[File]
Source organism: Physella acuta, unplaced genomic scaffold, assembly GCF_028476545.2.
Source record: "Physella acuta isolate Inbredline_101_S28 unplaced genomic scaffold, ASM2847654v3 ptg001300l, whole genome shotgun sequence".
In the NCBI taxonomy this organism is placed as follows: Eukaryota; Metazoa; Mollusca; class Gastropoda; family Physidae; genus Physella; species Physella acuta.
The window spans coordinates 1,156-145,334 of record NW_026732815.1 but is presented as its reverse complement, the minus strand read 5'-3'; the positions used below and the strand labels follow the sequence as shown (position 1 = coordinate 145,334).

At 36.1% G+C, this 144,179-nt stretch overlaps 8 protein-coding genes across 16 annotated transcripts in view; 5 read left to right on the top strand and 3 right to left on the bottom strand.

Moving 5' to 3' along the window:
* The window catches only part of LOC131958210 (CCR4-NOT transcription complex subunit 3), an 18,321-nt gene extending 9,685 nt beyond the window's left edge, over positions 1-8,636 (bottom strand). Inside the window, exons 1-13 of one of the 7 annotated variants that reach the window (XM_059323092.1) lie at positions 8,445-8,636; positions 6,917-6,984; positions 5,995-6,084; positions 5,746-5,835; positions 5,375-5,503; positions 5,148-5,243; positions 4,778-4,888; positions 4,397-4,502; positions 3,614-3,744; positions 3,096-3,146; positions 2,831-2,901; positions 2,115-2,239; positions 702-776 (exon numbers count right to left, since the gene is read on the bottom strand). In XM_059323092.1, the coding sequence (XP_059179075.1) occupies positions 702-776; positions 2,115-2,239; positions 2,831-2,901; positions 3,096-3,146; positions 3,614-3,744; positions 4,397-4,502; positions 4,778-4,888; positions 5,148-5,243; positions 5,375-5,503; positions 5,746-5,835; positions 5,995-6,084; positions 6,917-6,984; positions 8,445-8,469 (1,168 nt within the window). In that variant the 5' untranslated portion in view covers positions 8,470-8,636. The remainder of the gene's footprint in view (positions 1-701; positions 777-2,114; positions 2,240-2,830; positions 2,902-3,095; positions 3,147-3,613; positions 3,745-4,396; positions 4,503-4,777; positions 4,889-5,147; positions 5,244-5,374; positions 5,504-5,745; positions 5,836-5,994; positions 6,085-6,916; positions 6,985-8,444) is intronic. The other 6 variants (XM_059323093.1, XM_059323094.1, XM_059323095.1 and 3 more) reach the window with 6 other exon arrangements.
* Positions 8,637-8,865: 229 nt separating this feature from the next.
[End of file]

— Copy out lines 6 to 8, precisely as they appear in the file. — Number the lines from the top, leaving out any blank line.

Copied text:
Moving 5' to 3' along the window:
* The window catches only part of LOC131958210 (CCR4-NOT transcription complex subunit 3), an 18,321-nt gene extending 9,685 nt beyond the window's left edge, over positions 1-8,636 (bottom strand). Inside the window, exons 1-13 of one of the 7 annotated variants that reach the window (XM_059323092.1) lie at positions 8,445-8,636; positions 6,917-6,984; positions 5,995-6,084; positions 5,746-5,835; positions 5,375-5,503; positions 5,148-5,243; positions 4,778-4,888; positions 4,397-4,502; positions 3,614-3,744; positions 3,096-3,146; positions 2,831-2,901; positions 2,115-2,239; positions 702-776 (exon numbers count right to left, since the gene is read on the bottom strand). In XM_059323092.1, the coding sequence (XP_059179075.1) occupies positions 702-776; positions 2,115-2,239; positions 2,831-2,901; positions 3,096-3,146; positions 3,614-3,744; positions 4,397-4,502; positions 4,778-4,888; positions 5,148-5,243; positions 5,375-5,503; positions 5,746-5,835; positions 5,995-6,084; positions 6,917-6,984; positions 8,445-8,469 (1,168 nt within the window). In that variant the 5' untranslated portion in view covers positions 8,470-8,636. The remainder of the gene's footprint in view (positions 1-701; positions 777-2,114; positions 2,240-2,830; positions 2,902-3,095; positions 3,147-3,613; positions 3,745-4,396; positions 4,503-4,777; positions 4,889-5,147; positions 5,244-5,374; positions 5,504-5,745; positions 5,836-5,994; positions 6,085-6,916; positions 6,985-8,444) is intronic. The other 6 variants (XM_059323093.1, XM_059323094.1, XM_059323095.1 and 3 more) reach the window with 6 other exon arrangements.
* Positions 8,637-8,865: 229 nt separating this feature from the next.